These activities are normally performed by a second crew member; however, in a one man configuration (or if the second member is incapacitated), the use of these controls such as bezel and keypad switches to control the displays forces the pilot to look inside the cockpit to locate and read displayed information and to physically reach and touch a control point.
The intrusion of the display control actions into the flight control activity places conflicting demands on the visual system and interference between motor actions. This redirection of vision to the displays and switches inside the cockpit distracts him from his primary task of flying the helicopter with vision directed to the scene outside the cockpit. This is true not only because of the change in visual fixation and accommodation needed for orientation to the panel displays, but also due to the shift in visual attention and concentration needed for adjustment to the change in visual field seen by the pilot before he can process information.
One may believe that the use of an automatic speech recognizer for display control would remove the need for looking at the displays and manual control actions. However, the pilot must still check his displays to see if the command was recognized and for follow-up information. Synthetic speech can give some feedback, but the process is slow and distracts from flight control during the delivery. At some point, the pilot must visually check the displays for detailed information. This is especially true for the high details found on map displays. The use of speech recognizers causes minimal degradation of flight stability; however, the time to perform the task is increased by the use of verbal utterances. Furthermore, dependable present day speech recognizers are isolated word, speaker dependent, and their performance has been shown to be decreased during a stressed state of the pilot which can cause changes in voice pitch and delivery rate, as well as with the voice strain and hoarseness which results from long periods of the deliberate, halting speech style needed to operate the recognizer. For these reasons, present day speech recognizers are limited to special tasks or employed as backup systems.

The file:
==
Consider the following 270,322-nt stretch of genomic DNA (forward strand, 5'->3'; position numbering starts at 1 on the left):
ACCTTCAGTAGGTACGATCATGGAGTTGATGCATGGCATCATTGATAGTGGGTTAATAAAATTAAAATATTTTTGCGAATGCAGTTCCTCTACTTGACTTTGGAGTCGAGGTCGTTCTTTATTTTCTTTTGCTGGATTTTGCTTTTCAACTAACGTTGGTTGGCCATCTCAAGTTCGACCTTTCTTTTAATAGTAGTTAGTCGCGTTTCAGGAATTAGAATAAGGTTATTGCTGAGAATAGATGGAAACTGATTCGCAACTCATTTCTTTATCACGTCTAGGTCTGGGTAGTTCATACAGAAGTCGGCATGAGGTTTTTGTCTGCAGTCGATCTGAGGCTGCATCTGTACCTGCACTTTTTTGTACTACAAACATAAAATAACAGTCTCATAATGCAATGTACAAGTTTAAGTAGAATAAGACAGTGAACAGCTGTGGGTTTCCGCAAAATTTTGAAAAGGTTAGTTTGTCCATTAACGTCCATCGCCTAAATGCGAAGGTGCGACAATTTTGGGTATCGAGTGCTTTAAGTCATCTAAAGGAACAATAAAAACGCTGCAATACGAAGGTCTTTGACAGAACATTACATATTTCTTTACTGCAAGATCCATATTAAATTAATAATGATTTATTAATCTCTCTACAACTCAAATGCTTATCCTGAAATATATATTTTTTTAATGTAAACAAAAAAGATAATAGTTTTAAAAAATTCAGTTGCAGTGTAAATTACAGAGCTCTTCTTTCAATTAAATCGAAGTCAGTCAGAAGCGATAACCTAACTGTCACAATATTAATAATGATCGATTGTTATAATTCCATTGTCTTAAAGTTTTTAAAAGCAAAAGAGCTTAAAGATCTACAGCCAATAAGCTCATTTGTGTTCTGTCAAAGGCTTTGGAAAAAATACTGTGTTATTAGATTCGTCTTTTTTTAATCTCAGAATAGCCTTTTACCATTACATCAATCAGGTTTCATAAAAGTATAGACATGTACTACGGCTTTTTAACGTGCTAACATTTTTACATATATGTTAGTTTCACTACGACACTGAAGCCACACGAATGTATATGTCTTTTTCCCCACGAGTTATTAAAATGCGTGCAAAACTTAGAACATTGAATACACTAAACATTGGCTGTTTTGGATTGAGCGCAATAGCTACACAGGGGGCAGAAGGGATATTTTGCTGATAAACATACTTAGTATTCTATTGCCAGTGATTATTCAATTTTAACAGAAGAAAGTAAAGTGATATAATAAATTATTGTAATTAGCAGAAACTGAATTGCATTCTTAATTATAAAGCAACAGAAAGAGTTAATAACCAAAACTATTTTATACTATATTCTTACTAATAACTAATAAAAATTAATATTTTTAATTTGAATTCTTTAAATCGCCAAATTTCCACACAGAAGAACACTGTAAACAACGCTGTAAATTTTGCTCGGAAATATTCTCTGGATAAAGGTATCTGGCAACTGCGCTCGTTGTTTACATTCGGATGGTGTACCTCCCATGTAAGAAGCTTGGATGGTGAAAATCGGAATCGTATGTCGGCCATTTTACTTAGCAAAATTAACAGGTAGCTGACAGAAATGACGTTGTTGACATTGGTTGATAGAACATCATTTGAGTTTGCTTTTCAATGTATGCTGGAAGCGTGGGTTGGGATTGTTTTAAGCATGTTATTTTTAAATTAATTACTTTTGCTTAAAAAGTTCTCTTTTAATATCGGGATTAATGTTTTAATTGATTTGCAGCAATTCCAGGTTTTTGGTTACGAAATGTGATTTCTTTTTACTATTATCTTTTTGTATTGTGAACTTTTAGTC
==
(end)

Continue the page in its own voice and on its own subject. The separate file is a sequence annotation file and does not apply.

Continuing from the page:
These comments on the control of displays in helicopters also apply to display controls in aircraft, manned vehicles, teleoperated control stations for unmanned remote vehicles and platforms, and command and control stations.